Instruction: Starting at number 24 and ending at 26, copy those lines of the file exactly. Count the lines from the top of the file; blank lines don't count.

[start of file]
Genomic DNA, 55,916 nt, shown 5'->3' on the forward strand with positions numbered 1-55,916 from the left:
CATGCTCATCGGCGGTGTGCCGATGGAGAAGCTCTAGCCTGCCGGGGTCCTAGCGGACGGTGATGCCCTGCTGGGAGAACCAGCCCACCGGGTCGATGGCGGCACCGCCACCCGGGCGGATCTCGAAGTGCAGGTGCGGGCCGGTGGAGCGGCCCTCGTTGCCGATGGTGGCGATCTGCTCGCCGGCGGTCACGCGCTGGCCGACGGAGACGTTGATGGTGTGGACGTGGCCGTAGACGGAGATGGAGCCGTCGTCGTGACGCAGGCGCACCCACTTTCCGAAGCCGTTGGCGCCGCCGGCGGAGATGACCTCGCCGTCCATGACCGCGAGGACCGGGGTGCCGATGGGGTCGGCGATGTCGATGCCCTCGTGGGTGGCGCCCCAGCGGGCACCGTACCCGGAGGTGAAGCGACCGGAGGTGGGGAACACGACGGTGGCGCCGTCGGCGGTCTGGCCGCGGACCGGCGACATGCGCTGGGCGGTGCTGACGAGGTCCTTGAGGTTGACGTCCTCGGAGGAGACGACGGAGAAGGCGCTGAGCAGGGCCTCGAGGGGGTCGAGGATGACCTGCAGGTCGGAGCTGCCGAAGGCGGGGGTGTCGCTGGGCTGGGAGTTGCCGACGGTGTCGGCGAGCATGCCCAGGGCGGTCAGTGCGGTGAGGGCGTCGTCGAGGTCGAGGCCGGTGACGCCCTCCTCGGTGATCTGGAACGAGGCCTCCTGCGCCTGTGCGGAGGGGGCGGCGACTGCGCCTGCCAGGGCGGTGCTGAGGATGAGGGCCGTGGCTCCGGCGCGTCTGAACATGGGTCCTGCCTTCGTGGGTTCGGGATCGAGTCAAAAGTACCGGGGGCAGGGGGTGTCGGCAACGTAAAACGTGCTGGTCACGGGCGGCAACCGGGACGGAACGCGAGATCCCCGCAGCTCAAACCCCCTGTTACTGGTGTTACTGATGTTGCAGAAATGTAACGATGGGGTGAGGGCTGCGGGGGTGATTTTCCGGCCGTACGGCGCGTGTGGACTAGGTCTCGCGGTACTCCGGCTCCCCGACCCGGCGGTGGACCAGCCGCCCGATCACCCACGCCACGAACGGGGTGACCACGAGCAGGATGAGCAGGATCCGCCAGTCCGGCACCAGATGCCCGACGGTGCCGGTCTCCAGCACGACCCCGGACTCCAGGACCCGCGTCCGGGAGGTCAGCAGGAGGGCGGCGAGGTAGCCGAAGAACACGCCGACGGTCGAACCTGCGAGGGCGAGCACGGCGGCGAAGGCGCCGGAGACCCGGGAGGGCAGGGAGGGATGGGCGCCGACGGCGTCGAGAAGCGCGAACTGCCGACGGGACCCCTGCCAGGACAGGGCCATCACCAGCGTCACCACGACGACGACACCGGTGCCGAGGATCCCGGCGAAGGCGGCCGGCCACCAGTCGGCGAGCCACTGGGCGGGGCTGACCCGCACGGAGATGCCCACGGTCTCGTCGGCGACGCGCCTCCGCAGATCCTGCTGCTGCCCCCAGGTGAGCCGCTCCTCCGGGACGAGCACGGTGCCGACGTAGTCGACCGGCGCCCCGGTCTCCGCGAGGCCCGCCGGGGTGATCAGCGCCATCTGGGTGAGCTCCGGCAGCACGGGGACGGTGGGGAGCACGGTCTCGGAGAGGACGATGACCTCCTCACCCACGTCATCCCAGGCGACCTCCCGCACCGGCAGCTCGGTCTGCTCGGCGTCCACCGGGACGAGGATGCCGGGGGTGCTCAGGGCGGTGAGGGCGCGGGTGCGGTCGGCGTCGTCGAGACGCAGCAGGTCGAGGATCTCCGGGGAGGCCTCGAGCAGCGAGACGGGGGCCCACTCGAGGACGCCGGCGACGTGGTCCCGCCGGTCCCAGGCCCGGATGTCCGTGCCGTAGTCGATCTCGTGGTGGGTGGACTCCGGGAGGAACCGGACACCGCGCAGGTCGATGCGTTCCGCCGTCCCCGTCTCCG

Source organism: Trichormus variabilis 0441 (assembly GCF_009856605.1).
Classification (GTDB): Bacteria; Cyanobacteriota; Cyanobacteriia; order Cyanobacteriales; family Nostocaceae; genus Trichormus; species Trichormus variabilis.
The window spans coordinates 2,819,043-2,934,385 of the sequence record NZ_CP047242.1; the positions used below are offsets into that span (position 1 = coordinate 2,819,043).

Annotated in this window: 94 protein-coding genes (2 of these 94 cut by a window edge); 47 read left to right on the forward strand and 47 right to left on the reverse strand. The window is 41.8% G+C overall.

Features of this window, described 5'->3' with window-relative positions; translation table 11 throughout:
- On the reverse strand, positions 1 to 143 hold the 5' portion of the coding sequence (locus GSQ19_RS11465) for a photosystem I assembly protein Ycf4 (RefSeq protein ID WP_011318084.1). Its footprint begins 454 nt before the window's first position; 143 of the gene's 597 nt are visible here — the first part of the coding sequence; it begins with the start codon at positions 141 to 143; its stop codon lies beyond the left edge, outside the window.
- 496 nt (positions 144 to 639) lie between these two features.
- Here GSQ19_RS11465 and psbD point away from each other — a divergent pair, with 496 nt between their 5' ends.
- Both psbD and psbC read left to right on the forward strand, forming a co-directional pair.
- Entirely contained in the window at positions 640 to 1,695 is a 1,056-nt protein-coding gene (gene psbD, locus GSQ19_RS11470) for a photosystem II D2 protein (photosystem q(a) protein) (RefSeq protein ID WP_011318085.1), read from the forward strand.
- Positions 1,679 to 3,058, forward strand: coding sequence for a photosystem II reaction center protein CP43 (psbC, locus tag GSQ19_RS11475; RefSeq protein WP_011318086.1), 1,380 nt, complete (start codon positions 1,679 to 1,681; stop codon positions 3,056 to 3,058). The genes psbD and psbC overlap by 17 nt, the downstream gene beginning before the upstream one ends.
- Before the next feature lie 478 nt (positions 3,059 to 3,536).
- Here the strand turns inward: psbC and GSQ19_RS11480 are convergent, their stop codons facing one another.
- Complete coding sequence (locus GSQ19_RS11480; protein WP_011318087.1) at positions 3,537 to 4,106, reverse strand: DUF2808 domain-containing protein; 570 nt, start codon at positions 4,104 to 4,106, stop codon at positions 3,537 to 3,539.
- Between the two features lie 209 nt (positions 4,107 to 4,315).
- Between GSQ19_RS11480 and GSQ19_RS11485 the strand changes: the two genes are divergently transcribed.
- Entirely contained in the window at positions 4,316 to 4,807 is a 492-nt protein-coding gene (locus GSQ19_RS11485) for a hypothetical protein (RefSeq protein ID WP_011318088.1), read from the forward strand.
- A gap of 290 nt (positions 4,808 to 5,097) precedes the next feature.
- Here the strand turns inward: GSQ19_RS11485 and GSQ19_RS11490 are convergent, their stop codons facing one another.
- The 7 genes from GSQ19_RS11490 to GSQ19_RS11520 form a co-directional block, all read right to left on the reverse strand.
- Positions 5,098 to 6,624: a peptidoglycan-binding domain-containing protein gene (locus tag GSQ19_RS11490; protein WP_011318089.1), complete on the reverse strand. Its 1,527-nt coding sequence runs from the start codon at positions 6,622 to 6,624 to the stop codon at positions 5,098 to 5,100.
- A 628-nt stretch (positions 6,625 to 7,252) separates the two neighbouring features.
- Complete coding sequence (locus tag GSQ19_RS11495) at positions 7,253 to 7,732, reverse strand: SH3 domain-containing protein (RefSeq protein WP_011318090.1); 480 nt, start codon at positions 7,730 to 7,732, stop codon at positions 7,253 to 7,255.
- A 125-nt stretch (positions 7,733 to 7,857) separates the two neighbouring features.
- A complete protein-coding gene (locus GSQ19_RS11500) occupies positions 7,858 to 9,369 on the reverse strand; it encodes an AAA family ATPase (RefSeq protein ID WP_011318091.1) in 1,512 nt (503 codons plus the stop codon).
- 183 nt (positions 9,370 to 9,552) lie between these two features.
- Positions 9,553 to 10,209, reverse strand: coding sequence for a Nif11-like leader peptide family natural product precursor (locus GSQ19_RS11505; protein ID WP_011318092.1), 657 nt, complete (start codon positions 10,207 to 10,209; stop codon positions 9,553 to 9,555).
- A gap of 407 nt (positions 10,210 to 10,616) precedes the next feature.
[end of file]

- A 628-nt stretch (positions 6,625 to 7,252) separates the two neighbouring features.
- Complete coding sequence (locus tag GSQ19_RS11495) at positions 7,253 to 7,732, reverse strand: SH3 domain-containing protein (RefSeq protein WP_011318090.1); 480 nt, start codon at positions 7,730 to 7,732, stop codon at positions 7,253 to 7,255.
- A 125-nt stretch (positions 7,733 to 7,857) separates the two neighbouring features.